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S

ETH Series in Information Theory and its Applications,
Vol. 8
edited by Amos Lapidoth
Annina Bracher
Identification and
ZeroError Codes
1st edition
2016. XXII, 242 pages, € 64,00.
ISBN
9783866285743
Abstract
This
thesis studies two communication problems from an informationtheoretic perspective:
identification via the broadcast channel and zeroerror transmission over the
GelfandPinsker channel with a feedback link. For each problem the capacity is
established; it characterizes the maximum number of messages that can be
conveyed. Key to the proofs are new identification and zeroerror codes.
In
identification via the singleuser channel the sender conveys an identification
message from a finite set over the channel, and for every possible message
there is a receiving party focused on that message. Each receiving party
observes the channel output and must guess from it whether or not the message
it is focused on was sent. It thus faces a hypothesistesting problem with two
hypotheses. Loosely speaking, an identification scheme is said to be reliable
if, for every possible pair of transmitted message and receiving party, the
receiving party guesses correctly with high probability. That is, if the
transmitted message equals the message that the receiving party is focused on,
then the receiving party guesses with high probability that the message it is
focused on was sent, and otherwise it guesses with high probability that the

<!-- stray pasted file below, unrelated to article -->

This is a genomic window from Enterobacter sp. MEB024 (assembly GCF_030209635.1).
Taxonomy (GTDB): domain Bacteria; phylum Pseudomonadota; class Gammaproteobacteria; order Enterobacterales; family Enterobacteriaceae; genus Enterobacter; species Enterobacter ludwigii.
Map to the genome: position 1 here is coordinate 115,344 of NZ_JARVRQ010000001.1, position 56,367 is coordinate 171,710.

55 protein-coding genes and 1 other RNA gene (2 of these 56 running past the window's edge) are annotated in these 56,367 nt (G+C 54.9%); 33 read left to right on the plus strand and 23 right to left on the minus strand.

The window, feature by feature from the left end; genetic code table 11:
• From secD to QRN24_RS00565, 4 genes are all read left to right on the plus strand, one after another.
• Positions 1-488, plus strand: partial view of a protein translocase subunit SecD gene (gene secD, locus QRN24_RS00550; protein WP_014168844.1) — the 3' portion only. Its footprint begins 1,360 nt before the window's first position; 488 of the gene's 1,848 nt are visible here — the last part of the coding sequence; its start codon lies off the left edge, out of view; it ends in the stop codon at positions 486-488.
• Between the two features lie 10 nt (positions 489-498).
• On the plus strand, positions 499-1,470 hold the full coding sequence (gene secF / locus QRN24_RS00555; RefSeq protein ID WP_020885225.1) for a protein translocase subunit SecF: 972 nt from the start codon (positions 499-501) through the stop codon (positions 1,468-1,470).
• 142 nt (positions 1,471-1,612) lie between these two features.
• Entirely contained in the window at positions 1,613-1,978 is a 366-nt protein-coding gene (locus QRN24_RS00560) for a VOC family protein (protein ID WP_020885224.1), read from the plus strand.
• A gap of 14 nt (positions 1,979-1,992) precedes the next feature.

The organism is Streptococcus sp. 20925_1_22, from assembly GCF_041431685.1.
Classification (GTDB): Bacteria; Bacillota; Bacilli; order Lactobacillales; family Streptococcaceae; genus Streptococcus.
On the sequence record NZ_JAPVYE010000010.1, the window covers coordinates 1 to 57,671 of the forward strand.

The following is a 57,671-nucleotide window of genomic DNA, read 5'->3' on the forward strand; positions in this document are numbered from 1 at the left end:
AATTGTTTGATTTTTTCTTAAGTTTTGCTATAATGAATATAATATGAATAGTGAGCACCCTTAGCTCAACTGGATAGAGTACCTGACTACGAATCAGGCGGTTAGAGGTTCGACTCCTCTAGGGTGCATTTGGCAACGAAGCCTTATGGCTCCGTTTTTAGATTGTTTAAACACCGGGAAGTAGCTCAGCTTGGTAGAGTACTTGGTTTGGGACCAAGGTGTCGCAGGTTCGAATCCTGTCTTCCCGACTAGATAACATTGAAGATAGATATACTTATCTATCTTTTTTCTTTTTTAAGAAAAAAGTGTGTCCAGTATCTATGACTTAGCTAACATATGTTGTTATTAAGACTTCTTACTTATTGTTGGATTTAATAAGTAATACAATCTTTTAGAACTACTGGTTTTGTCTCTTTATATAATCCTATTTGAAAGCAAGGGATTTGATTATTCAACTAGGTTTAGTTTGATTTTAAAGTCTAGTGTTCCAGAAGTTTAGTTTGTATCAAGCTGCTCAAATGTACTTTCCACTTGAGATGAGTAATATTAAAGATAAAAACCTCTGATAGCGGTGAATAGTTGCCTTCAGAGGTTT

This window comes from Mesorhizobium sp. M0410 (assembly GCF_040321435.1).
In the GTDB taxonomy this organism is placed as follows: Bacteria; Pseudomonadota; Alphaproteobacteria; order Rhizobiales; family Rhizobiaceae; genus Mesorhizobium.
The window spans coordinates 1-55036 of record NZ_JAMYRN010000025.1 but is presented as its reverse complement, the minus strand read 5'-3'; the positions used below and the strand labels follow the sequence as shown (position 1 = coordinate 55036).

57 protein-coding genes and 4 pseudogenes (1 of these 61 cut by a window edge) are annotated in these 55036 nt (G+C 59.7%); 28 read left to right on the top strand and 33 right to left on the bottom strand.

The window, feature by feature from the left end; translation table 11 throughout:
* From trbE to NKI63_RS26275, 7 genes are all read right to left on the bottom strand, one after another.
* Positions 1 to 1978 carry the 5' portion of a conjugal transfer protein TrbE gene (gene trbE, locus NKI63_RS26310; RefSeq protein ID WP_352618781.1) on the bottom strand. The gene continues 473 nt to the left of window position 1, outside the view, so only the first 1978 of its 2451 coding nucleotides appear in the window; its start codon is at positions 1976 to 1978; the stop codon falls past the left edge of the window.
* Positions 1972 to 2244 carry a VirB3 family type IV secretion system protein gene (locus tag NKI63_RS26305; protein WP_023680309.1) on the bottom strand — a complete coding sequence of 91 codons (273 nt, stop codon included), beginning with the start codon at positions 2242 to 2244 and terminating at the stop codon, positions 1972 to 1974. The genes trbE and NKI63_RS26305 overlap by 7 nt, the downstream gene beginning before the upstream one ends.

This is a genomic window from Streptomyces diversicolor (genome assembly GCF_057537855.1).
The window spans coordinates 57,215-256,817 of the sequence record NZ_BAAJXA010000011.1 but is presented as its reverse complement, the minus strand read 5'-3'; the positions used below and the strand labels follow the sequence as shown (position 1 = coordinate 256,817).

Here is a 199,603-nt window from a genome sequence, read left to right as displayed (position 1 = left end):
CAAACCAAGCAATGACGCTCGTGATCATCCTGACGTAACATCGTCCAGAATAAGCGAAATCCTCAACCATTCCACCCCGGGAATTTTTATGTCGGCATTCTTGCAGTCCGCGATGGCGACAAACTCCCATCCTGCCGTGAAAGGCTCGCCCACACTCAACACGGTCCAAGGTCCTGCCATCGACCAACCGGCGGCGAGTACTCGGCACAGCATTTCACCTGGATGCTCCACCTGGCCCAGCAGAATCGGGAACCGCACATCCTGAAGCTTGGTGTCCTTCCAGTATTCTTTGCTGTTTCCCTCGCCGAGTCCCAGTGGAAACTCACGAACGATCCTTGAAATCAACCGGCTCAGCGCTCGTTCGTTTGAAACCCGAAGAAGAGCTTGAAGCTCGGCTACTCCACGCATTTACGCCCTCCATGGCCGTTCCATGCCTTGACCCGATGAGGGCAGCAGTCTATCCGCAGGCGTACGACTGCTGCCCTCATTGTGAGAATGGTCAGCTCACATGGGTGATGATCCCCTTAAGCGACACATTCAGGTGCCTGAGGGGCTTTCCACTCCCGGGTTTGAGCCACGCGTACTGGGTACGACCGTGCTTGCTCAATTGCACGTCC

message it is focused on was not sent. The number of identifiable messages is
double exponential in the number of channel uses, and the identification rate
is thus defined as the iterated logarithm of the number of identification
messages normalized by the number of channel uses. The identification capacity
is the supremum of achievable identification rates. It is achievable only if
randomization at the encoder is allowed: if only deterministic encoders, i.e.,
deterministic mappings from the set of identification messages to the set of
channel inputs, are allowed, then the number of identifiable messages grows
only exponentially in the number of channel uses.
This
thesis studies identification via the broadcast channel. Unlike the singleuser
channel, the broadcast channel has two receiving terminals; and the sender
conveys two identification messages, one to each receiving terminal. The
channel output at each receiving terminal is observed by different parties,
each of which is focused — among all the possible identification messages
intended for that terminal — on a different message. Each receiving party must
guess from its observation whether or not the message it is focused on was
sent. The identification capacity region of the broadcast channel is shown to
be the set of ratepairs for which, for some distribution on the channel input,
each receiver’s identification rate does not exceed the mutual information
between the channel input and the channel output that it observes. Moreover,
the capacity region’s interior is achieved by codes with deterministic
encoders. The results are obtained under the averageerror criterion, which
requires that the message intended for each receiving terminal be identified
reliably whenever the message intended for the other receiving terminal is
drawn at random. They hold also for channels whose transmission capacity region
is todate unknown. Key to the proof is a new code construction for
identification via the singleuser channel. Extensions to the broadcast channel